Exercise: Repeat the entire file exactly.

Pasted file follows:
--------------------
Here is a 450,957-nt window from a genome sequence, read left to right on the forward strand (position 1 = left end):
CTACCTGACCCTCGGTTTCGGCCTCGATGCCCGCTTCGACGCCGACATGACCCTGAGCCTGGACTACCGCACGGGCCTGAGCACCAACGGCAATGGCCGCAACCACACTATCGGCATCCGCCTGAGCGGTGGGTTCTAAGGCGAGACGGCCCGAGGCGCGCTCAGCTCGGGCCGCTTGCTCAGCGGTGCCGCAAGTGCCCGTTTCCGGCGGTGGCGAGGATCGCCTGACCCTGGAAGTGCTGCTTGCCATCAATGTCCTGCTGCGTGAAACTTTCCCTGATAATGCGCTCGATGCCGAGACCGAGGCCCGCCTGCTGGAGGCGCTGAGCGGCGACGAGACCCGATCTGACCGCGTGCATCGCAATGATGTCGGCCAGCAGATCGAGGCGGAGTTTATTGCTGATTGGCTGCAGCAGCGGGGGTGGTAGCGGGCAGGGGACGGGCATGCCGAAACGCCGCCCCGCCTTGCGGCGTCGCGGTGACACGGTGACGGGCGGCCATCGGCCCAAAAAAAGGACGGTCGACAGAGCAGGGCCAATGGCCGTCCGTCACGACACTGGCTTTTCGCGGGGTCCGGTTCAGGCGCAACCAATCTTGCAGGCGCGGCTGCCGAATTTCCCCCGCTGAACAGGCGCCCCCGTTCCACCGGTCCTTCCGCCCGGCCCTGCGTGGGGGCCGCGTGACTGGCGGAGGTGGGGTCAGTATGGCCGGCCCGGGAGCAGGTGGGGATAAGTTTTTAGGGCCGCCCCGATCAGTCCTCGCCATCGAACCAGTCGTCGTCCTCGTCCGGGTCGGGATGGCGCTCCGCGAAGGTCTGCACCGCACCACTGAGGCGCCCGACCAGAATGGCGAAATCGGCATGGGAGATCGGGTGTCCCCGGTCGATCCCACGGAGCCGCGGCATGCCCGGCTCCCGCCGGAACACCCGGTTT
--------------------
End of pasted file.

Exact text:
Here is a 450,957-nt window from a genome sequence, read left to right on the forward strand (position 1 = left end):
CTACCTGACCCTCGGTTTCGGCCTCGATGCCCGCTTCGACGCCGACATGACCCTGAGCCTGGACTACCGCACGGGCCTGAGCACCAACGGCAATGGCCGCAACCACACTATCGGCATCCGCCTGAGCGGTGGGTTCTAAGGCGAGACGGCCCGAGGCGCGCTCAGCTCGGGCCGCTTGCTCAGCGGTGCCGCAAGTGCCCGTTTCCGGCGGTGGCGAGGATCGCCTGACCCTGGAAGTGCTGCTTGCCATCAATGTCCTGCTGCGTGAAACTTTCCCTGATAATGCGCTCGATGCCGAGACCGAGGCCCGCCTGCTGGAGGCGCTGAGCGGCGACGAGACCCGATCTGACCGCGTGCATCGCAATGATGTCGGCCAGCAGATCGAGGCGGAGTTTATTGCTGATTGGCTGCAGCAGCGGGGGTGGTAGCGGGCAGGGGACGGGCATGCCGAAACGCCGCCCCGCCTTGCGGCGTCGCGGTGACACGGTGACGGGCGGCCATCGGCCCAAAAAAAGGACGGTCGACAGAGCAGGGCCAATGGCCGTCCGTCACGACACTGGCTTTTCGCGGGGTCCGGTTCAGGCGCAACCAATCTTGCAGGCGCGGCTGCCGAATTTCCCCCGCTGAACAGGCGCCCCCGTTCCACCGGTCCTTCCGCCCGGCCCTGCGTGGGGGCCGCGTGACTGGCGGAGGTGGGGTCAGTATGGCCGGCCCGGGAGCAGGTGGGGATAAGTTTTTAGGGCCGCCCCGATCAGTCCTCGCCATCGAACCAGTCGTCGTCCTCGTCCGGGTCGGGATGGCGCTCCGCGAAGGTCTGCACCGCACCACTGAGGCGCCCGACCAGAATGGCGAAATCGGCATGGGAGATCGGGTGTCCCCGGTCGATCCCACGGAGCCGCGGCATGCCCGGCTCCCGCCGGAACACCCGGTTT